‘Vanishing Point’ was released in 1971 as a movie that was essentially about an anti-hero in the traditional ‘fight-the- power’ sense of the late 60s and early 70s.


Think ‘Easy Rider’ on four wheels without Dennis Hopper giggling his way through the movie.


The movie is about a delivery guy that gets to deliver vehicles to customers in distant locations.


He is a decorated soldier, former police officer, and erstwhile stock car driver.


The heart of Kowalski (the main character) lies in his sense of fair play while he breaks all the rules along the way. Bear in mind that the movie was filmed in the early 70s when movies reflected the rebellious youthful mood at the time.




The prevailing attitude in movies of that era was rebellion for a cause, although a sleep-deprived delivery driver that appears to be hooked on speed would seem to be a lost cause. In the cold light of reality, a giant lost cause.


But the essence of Kowalski was his heroic past. His admirable principles became obvious through past vignettes-even as the movie hurtled along a perilous path of high speed driving, wrecks and several felony driving violations.




So what actually placed ‘Vanishing Point’ on a short list of perfect movies? There were  several reasons to place the movie on the list.


The first was the great soundtrack during the movie. The idea was obviously lifted straight from the pages of ‘Easy Rider’ and ‘The Strawberry Statement’, but “a good idea is a good idea“; to quote philosopher Marge Simpson.


Early 70s performers like Mountain and Delaney & Bonnie & Friends and Bob Segarini were a fundamental part of the soundtrack. The mix ranged from country to soul to folk to rock along the way.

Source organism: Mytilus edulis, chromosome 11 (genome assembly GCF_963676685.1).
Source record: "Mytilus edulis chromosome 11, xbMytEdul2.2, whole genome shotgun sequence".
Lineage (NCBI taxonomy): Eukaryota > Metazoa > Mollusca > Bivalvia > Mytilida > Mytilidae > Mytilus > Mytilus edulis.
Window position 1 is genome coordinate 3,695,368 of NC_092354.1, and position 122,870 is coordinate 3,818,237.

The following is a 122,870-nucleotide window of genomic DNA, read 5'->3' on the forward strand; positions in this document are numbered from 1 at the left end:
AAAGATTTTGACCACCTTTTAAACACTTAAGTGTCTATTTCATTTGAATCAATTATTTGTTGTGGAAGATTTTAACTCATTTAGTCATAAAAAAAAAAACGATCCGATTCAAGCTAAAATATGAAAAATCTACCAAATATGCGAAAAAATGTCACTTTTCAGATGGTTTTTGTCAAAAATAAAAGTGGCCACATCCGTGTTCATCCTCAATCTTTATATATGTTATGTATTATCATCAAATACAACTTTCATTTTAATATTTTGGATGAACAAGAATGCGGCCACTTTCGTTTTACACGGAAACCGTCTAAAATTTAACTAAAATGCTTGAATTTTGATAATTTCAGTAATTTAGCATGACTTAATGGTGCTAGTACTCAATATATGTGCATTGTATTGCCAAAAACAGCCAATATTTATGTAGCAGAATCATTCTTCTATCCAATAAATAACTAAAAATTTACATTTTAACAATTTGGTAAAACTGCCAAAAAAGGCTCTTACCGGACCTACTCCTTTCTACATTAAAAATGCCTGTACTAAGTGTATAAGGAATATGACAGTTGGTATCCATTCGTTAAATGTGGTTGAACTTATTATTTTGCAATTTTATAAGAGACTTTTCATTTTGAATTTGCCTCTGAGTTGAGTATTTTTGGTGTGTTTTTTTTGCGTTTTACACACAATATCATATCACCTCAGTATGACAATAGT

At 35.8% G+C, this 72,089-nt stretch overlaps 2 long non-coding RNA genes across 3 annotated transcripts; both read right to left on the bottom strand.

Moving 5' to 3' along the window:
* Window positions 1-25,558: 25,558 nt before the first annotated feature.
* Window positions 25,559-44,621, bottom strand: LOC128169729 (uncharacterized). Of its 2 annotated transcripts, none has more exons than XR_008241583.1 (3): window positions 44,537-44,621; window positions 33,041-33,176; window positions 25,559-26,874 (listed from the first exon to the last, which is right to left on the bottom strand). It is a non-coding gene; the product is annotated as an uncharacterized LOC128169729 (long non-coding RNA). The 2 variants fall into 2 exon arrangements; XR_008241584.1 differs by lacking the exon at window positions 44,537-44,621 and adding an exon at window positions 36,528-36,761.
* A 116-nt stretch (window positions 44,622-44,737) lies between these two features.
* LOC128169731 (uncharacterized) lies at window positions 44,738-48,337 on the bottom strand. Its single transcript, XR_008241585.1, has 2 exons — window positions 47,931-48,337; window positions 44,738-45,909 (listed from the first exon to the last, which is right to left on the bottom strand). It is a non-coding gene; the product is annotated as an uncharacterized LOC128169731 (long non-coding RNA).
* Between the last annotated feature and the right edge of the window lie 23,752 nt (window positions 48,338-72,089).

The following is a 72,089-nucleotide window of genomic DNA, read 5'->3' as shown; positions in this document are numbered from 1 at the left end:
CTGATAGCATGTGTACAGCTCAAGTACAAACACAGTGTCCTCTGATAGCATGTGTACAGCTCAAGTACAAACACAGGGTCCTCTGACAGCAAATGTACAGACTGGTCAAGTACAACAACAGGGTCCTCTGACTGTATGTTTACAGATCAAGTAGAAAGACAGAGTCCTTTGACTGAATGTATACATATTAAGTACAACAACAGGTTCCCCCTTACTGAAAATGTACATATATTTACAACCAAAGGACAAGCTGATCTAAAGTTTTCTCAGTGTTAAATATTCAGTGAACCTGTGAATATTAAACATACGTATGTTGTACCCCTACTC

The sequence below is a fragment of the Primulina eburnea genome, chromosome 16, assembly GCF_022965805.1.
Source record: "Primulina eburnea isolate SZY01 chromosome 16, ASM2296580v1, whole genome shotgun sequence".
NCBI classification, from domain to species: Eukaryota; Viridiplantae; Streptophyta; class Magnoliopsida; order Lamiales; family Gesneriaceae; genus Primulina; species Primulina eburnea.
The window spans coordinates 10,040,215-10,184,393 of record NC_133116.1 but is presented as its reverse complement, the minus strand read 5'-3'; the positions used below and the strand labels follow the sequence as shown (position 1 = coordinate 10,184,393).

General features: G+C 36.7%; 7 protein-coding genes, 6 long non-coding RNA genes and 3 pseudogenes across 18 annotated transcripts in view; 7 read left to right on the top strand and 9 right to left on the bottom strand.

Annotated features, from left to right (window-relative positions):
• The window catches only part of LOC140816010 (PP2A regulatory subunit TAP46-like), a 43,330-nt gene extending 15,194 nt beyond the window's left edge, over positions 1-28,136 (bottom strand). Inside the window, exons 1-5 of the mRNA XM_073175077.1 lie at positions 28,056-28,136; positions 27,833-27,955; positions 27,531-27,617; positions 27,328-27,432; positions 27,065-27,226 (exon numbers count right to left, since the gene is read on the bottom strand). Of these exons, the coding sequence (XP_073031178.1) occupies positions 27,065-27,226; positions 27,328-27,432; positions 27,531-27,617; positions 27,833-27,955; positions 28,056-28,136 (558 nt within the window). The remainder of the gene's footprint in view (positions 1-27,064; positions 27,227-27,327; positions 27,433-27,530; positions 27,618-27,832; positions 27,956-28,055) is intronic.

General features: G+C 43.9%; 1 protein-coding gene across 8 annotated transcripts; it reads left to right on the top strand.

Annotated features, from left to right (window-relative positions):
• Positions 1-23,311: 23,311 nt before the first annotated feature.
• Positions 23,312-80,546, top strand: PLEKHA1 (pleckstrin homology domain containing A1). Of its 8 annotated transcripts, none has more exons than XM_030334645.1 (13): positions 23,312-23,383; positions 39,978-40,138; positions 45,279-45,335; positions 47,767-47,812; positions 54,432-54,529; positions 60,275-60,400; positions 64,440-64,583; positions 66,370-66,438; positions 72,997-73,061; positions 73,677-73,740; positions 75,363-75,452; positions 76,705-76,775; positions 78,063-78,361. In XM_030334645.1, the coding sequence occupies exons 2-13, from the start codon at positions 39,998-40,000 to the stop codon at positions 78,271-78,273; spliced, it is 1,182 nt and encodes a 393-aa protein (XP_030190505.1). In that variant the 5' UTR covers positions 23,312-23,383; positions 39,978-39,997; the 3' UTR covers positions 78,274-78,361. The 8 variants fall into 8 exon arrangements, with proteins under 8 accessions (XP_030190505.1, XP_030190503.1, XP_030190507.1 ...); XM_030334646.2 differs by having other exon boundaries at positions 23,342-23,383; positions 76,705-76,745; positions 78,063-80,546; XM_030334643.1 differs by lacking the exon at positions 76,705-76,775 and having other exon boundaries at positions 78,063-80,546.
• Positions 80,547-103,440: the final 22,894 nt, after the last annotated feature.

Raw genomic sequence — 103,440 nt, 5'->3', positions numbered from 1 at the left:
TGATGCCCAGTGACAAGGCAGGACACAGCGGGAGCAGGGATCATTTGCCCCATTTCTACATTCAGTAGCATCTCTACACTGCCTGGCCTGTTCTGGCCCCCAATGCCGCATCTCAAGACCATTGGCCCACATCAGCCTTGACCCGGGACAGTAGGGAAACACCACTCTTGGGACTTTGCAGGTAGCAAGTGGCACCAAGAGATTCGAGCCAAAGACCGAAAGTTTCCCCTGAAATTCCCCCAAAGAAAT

The second reason was a movie that was light on dialogue and heavy on driving action in a 90-minute car chase sense. The sequence where Kowalski encounters a nut job in a Jag was worth the price of admission alone as Kowalski matches Detroit iron against an overrated European ride.


The third reason was the naked chick on the motorbike. Any movie that has a well-tanned naked chick with classic early 70s long blonde hair gets closer to the perfect label- a lot closer.




The fourth reason for a perfect movie was the car. A 1970 Hemi Challenger (that authorities in the movie had reason to believe was super-charged) is in on the first ballot.


The last reason was the incredible ending to the movie. For those of you that may not have seen it, I will not give away the conclusion. Suffice to say that you will be surprised, unless you already understand the movie culture of that era.




Final word of caution: do NOT, under any circumstances, watch the TV remake of this classic movie.


It sucks so much that it will leave a large ugly permanent scar on your soul.


Jim Sutherland

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